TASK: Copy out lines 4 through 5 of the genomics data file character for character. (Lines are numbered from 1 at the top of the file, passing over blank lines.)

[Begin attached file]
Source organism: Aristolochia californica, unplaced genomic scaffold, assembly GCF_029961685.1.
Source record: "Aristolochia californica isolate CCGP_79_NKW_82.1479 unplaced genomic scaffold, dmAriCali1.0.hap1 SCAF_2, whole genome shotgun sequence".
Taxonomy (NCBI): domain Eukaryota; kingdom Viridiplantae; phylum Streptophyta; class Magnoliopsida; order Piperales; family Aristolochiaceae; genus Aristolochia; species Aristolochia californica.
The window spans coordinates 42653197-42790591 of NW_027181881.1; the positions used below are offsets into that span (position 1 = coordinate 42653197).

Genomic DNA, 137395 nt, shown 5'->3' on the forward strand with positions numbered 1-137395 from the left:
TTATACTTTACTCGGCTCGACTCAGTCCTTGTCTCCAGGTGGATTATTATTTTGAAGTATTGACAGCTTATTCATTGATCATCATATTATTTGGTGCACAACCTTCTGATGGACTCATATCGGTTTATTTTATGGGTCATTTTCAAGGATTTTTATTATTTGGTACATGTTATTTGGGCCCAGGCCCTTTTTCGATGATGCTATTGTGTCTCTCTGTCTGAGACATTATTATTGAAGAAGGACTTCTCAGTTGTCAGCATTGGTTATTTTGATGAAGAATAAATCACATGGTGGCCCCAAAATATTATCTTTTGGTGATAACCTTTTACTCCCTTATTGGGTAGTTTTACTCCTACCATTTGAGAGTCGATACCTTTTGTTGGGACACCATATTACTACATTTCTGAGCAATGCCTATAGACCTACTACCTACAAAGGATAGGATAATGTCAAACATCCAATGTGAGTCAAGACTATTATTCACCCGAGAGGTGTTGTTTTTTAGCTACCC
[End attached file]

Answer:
The window spans coordinates 42653197-42790591 of NW_027181881.1; the positions used below are offsets into that span (position 1 = coordinate 42653197).

Genomic DNA, 137395 nt, shown 5'->3' on the forward strand with positions numbered 1-137395 from the left: